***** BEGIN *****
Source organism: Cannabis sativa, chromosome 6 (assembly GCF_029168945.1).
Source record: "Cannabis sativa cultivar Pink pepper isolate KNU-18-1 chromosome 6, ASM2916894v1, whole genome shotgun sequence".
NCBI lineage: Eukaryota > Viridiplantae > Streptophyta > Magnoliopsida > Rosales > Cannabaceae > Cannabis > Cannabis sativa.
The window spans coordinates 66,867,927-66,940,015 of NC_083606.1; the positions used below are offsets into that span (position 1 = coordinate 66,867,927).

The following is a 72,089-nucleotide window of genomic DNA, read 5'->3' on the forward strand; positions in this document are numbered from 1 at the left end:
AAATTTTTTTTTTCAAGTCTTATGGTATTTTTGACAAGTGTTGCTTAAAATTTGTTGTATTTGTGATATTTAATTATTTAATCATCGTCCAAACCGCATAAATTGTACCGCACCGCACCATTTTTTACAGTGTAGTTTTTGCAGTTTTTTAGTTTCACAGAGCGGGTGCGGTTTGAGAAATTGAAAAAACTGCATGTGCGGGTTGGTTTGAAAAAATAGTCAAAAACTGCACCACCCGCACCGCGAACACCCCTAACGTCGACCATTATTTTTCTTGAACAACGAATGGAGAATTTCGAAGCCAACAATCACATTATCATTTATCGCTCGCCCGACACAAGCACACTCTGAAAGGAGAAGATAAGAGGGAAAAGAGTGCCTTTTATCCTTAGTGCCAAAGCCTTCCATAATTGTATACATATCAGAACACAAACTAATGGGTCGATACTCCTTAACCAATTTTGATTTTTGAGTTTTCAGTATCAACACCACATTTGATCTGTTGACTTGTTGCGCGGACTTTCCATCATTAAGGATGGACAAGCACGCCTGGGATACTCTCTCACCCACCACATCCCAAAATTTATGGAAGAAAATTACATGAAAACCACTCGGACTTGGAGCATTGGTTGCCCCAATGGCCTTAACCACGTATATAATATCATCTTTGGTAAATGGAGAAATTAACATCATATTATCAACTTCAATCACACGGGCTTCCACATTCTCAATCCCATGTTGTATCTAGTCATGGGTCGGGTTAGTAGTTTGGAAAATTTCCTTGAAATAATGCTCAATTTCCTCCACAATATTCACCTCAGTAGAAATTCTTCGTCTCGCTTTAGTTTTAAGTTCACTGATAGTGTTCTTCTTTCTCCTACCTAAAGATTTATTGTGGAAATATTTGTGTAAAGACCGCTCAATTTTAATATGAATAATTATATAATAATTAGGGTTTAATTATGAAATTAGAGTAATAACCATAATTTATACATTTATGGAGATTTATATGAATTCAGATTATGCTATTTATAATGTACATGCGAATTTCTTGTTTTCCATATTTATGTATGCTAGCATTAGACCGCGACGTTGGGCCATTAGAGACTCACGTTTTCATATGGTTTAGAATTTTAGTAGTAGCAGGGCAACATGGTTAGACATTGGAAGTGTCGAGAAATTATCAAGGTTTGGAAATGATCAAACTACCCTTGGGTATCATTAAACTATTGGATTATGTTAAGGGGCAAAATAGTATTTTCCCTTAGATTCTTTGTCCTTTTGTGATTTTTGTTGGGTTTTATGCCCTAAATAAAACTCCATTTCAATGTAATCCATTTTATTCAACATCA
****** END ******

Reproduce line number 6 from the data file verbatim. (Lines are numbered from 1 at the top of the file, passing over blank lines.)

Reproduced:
AAATTTTTTTTTTCAAGTCTTATGGTATTTTTGACAAGTGTTGCTTAAAATTTGTTGTATTTGTGATATTTAATTATTTAATCATCGTCCAAACCGCATAAATTGTACCGCACCGCACCATTTTTTACAGTGTAGTTTTTGCAGTTTTTTAGTTTCACAGAGCGGGTGCGGTTTGAGAAATTGAAAAAACTGCATGTGCGGGTTGGTTTGAAAAAATAGTCAAAAACTGCACCACCCGCACCGCGAACACCCCTAACGTCGACCATTATTTTTCTTGAACAACGAATGGAGAATTTCGAAGCCAACAATCACATTATCATTTATCGCTCGCCCGACACAAGCACACTCTGAAAGGAGAAGATAAGAGGGAAAAGAGTGCCTTTTATCCTTAGTGCCAAAGCCTTCCATAATTGTATACATATCAGAACACAAACTAATGGGTCGATACTCCTTAACCAATTTTGATTTTTGAGTTTTCAGTATCAACACCACATTTGATCTGTTGACTTGTTGCGCGGACTTTCCATCATTAAGGATGGACAAGCACGCCTGGGATACTCTCTCACCCACCACATCCCAAAATTTATGGAAGAAAATTACATGAAAACCACTCGGACTTGGAGCATTGGTTGCCCCAATGGCCTTAACCACGTATATAATATCATCTTTGGTAAATGGAGAAATTAACATCATATTATCAACTTCAATCACACGGGCTTCCACATTCTCAATCCCATGTTGTATCTAGTCATGGGTCGGGTTAGTAGTTTGGAAAATTTCCTTGAAATAATGCTCAATTTCCTCCACAATATTCACCTCAGTAGAAATTCTTCGTCTCGCTTTAGTTTTAAGTTCACTGATAGTGTTCTTCTTTCTCCTACCTAAAGATTTATTGTGGAAATATTTGTGTAAAGACCGCTCAATTTTAATATGAATAATTATATAATAATTAGGGTTTAATTATGAAATTAGAGTAATAACCATAATTTATACATTTATGGAGATTTATATGAATTCAGATTATGCTATTTATAATGTACATGCGAATTTCTTGTTTTCCATATTTATGTATGCTAGCATTAGACCGCGACGTTGGGCCATTAGAGACTCACGTTTTCATATGGTTTAGAATTTTAGTAGTAGCAGGGCAACATGGTTAGACATTGGAAGTGTCGAGAAATTATCAAGGTTTGGAAATGATCAAACTACCCTTGGGTATCATTAAACTATTGGATTATGTTAAGGGGCAAAATAGTATTTTCCCTTAGATTCTTTGTCCTTTTGTGATTTTTGTTGGGTTTTATGCCCTAAATAAAACTCCATTTCAATGTAATCCATTTTATTCAACATCA